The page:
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Jared Kay data leak jewelry online
Security & privacy

If you’ve ordered jewelry from these sites, your information may have been exposed

As you’ve most likely seen, data breaches and leaks are happening at an alarming rate – especially this year. Some are massive and others much smaller in comparison; many are deliberate while a number of them are due to a weakness in site security or a simple bug.

Regardless of how big or the cause, those breaches and leaks are often dealt with swiftly. But those fixes aren’t always quick, and sometimes your information is open and accessible for lengthy periods of time without you even knowing about it.

That’s what happened late this year, and if you ordered jewelry from Jared or Kay Jewelers, some of your information was shockingly easy to find. The issue has been rectified, but it’s unclear how long your data was exposed.

Order information available for anyone to see

It didn’t take long for Brandon Sheehy to realize there was a problem. The Dallas-based web designer had just bought a pair of earrings online as a surprise gift for his girlfriend when he noticed the issue with his emailed receipt from the jewelry retailer Jared. He found that when he slightly modified the link in the email and pasted it into a web browser, he could access another customer’s order. And it wasn’t just basic information.

Sheehy was able to view the other customer’s name, billing and shipping addresses, email address, phone number, the items that were ordered along with the total cost, a tracking link, delivery date and last four digits of the customer’s credit card.

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“My first thought was they could track a package of jewelry to someone’s door and swipe it off their doorstep,” Sheehy told KrebsOnSecurity. “My second thought was that someone could call Jared’s customers and pretend to be Jared, reading the last four digits of the customer’s card and saying there’d been a problem with the order, and if they could get a different card for the customer they could run it right away and get the order out quickly. That would be a pretty convincing scam. Or just targeted phishing attacks.”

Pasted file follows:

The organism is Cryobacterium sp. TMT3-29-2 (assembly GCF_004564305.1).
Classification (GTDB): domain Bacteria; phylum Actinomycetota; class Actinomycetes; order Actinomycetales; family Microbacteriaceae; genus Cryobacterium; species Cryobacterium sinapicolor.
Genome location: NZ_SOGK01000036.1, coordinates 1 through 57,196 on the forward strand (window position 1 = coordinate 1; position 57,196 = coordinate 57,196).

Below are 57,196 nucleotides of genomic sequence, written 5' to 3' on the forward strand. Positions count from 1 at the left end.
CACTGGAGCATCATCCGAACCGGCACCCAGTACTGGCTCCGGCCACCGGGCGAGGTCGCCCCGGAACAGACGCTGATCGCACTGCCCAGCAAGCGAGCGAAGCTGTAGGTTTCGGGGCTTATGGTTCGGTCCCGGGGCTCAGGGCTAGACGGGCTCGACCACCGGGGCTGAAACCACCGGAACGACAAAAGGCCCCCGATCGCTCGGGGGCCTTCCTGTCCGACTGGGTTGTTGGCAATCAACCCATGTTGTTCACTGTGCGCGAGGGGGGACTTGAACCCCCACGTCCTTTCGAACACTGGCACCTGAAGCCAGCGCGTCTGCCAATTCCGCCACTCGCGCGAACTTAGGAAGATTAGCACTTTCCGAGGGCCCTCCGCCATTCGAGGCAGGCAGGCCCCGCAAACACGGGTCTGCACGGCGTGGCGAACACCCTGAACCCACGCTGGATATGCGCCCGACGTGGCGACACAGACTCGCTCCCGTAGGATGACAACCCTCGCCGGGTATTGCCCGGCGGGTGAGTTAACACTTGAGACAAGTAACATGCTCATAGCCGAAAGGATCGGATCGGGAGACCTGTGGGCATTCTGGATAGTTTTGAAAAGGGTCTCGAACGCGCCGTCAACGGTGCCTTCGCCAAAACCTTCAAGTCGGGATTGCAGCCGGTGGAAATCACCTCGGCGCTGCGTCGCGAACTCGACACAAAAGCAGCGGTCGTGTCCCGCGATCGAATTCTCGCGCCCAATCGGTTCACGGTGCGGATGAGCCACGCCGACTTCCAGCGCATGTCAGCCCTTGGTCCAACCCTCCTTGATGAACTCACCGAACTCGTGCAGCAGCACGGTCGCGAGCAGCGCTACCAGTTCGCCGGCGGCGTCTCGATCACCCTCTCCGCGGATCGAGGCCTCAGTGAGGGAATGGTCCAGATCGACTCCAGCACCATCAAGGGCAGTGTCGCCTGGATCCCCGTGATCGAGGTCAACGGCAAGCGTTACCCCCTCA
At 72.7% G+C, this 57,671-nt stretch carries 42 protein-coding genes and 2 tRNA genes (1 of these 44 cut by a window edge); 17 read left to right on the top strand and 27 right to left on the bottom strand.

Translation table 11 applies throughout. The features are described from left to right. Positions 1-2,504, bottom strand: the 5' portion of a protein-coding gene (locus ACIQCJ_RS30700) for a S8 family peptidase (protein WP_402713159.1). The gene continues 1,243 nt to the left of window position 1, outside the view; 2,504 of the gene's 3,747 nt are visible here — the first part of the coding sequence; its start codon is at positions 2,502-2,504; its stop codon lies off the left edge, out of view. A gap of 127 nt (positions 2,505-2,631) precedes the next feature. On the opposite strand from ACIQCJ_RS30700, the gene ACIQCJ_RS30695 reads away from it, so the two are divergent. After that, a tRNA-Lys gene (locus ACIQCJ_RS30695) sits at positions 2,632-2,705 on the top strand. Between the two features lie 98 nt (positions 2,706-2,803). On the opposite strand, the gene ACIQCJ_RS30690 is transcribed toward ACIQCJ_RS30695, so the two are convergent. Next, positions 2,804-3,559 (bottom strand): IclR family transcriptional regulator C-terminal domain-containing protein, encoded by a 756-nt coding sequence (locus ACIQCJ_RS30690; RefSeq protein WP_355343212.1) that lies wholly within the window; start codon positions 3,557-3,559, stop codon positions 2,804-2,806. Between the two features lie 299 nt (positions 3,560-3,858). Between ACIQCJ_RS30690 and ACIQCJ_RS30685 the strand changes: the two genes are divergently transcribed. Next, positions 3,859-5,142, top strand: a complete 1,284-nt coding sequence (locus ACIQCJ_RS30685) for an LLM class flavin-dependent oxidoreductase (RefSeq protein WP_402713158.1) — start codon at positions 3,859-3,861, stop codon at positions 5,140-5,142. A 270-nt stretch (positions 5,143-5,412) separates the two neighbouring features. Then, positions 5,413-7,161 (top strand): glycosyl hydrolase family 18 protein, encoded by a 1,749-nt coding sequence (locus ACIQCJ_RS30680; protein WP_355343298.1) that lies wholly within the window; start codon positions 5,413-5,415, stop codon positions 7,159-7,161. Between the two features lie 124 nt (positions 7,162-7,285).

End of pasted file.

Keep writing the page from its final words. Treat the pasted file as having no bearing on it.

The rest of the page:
So he contacted Jared’s parent company, Signet Jewelers, alerting them to the issue and asking that they fix the bug allowing the exposure. Problem solved, right? Not so fast.

Weeks of waiting and no solution

After weeks of seemingly no resolution, Sheehy reached out to KrebsOnSecurity, which investigates computer and online security issues. That’s when Signet responded.

Signet’s chief information security officer said the problem was fixed for all future orders shortly after being contacted by Sheehy. But they didn’t realize at the time that the issue also applied to all past and future orders as well.

The fix now applies to all orders.

What orders were impacted

The bug exposed information for orders placed online at Jared and Kay Jewelers, which are both owned by Signet. The company also owns other brands, including Zales and Piercing Pagoda, but the problem did not affect those sites.

This is similar to a weakness found at earlier this year, that exposed millions of customer names and other information. That leak, from first report to resolution, took about eight months to correct.

If you were impacted, what to do next

If you ordered at all from either of these sites, your information was probably exposed. Here are some steps you should take right now.

  • Investigate your email address  Have I Been Pwned is an easy-to-use site with a database of information that hackers and malicious programs have released publicly. It monitors hacker sites and collects new data every five to 10 minutes about the latest hacks and exposures.
  • Change your password – Whenever you hear news of a data breach, it’s a good idea to change your account passwords. Read this article to help you create hack-proof passwords.
  • Close unused accounts – Here’s an easy way to manage all of your online accounts at once.
  • Beware of phishing scams – Scammers will try and piggyback on breaches like this. They will create phishing emails, pretending to be the affected company, hoping to get victims to click on malicious links that could lead to more problems. Take our phishing IQ test to see if you can spot a fake email.
  • Manage passwords – Many people use the same username and password on multiple sites. This is a terrible practice and you should never do it. If you’re using the same credentials on multiple sites, change them to make them unique. If you have too many accounts to remember, you could always use a password manager.
  • Keep an eye on your bank accounts – You should be frequently checking your bank statements, looking for suspicious activity. If you see anything that seems strange, report it immediately.
  • Check email security settings – Make sure the email account associated with the hacked site has updated security settings.
  • Have strong security software – Protecting your gadgets with strong security software is important. It’s the best defense against digital threats.
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